CARACAS, Venezuela (AP) — A popular cartoonist said she lost her job over her representation of the late Hugo Chavez's iconic signature as a flat-lined heartbeat to dramatize Venezuela's health care crisis.
Award-winning Rayma Suprani said that she was fired by El Universal, one of the country's largest and most-prestigious dailies, after the sketch was published Wednesday.
The ouster of the veteran journalist has alarmed press freedom advocates who say once-independent media are seeing criticism of the socialist government snuffed out. Several columnists resigned from El Universal to protest its sale in July to a Spanish company whose shareholders are unknown and who they fear may represent the government's interests.
"We don't know who bought EL Universal or who pays the salaries," Suprani said in an interview Wednesday with CNN en Espanol. "But now we know they are bothered by the critical editorial line so we can presume that it wasn't some invisible man but the government got its hands on it."
Suprani's final cartoon bears her trademark bite, touching a nerve of government supporters who credit Chavez with broadening access to health care and importing hundreds of Cuban physicians to treat patients in poor neighborhoods. More recently however, as Venezuela's economic crisis has deepened, medical supplies and medicines have disappeared, putting lives at risk.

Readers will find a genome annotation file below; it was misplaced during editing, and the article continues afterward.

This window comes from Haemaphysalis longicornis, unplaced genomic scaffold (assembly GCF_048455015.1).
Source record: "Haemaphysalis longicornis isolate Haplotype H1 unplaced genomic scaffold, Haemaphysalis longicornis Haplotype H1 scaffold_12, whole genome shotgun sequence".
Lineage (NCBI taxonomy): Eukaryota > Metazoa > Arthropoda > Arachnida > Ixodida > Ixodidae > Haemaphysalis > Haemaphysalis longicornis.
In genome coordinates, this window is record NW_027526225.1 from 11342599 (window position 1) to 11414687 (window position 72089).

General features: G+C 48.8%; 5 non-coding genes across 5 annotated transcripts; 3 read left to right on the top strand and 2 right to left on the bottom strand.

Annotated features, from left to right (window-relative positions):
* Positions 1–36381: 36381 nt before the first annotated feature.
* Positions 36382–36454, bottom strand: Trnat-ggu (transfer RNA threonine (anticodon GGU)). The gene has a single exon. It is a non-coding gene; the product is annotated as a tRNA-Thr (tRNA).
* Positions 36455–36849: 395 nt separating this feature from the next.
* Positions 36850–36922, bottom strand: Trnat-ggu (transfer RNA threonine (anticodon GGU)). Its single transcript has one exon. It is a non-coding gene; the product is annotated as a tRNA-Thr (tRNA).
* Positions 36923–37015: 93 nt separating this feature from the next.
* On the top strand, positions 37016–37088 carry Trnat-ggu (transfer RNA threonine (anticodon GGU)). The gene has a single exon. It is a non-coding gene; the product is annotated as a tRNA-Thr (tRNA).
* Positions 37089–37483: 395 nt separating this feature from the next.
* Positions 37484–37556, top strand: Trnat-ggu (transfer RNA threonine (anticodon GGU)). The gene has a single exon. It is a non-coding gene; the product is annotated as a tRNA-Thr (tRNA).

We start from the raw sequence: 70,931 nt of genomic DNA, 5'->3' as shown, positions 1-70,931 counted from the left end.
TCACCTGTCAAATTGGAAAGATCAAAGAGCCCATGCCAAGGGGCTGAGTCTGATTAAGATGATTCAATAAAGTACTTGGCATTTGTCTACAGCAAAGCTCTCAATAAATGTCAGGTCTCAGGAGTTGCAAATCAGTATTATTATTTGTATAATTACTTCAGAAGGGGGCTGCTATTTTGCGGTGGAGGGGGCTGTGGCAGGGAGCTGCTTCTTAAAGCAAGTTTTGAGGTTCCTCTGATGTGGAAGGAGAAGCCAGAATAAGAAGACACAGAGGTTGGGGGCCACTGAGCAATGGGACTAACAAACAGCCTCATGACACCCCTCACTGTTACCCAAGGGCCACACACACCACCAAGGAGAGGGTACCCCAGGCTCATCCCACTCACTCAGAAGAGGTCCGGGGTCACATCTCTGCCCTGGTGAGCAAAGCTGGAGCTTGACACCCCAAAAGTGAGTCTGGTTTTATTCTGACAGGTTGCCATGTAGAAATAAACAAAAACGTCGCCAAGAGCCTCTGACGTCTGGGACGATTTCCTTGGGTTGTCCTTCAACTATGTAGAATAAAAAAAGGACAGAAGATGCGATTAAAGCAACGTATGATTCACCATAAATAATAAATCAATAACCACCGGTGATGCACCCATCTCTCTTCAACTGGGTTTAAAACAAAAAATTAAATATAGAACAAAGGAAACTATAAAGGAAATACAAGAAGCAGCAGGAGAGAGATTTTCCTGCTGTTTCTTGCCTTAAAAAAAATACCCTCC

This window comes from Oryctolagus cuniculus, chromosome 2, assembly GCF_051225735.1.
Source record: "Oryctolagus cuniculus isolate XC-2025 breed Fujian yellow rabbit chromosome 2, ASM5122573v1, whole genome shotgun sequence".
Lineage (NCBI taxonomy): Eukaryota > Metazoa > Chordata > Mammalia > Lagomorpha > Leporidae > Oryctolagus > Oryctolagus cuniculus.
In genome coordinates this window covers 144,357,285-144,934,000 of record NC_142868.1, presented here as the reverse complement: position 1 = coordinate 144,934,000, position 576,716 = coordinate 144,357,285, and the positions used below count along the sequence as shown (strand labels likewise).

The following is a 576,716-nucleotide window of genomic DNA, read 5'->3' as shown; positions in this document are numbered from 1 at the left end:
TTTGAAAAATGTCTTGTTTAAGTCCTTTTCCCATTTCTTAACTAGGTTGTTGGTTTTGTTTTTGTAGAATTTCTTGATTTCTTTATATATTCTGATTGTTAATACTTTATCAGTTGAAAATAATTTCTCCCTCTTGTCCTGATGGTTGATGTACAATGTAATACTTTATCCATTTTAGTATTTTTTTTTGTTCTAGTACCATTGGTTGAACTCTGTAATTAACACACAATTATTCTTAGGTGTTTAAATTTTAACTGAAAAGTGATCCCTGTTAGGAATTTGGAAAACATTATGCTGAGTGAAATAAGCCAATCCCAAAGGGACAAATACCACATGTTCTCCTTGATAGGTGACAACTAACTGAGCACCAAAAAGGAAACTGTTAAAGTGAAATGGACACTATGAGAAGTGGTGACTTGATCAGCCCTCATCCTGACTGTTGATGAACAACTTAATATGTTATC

El Universal's longtime editor Elides Rojas declined to comment on Suprani's dismissal but on social media expressed regret over the paper's recent decline.
"What's coming? Resignations in the opinion page, mass resignations in the newsroom, more declines in readership, little publicity," he wrote in Twitter. "I guess we're all leaving."
While El Universal's coverage of the government remains mostly critical, even veteran reporters confide that it's only a matter of time before the new management makes its presence felt and the paper follows in the footsteps of two other major media outlets sold in the past year and softens its editorial line.
The makeover of Venezuela's media landscape comes as many papers face a severe shortage of newsprint. More than a dozen Venezuelan papers have closed or reduced their print editions in the past year because of a lack of dollars to buy newsprint. Venezuela's government has restricted access to foreign currency for 11 years.
Associated Press Writers Jorge Rueda in Caracas and Joshua Goodman in Bogota, Colombia contributed to this report.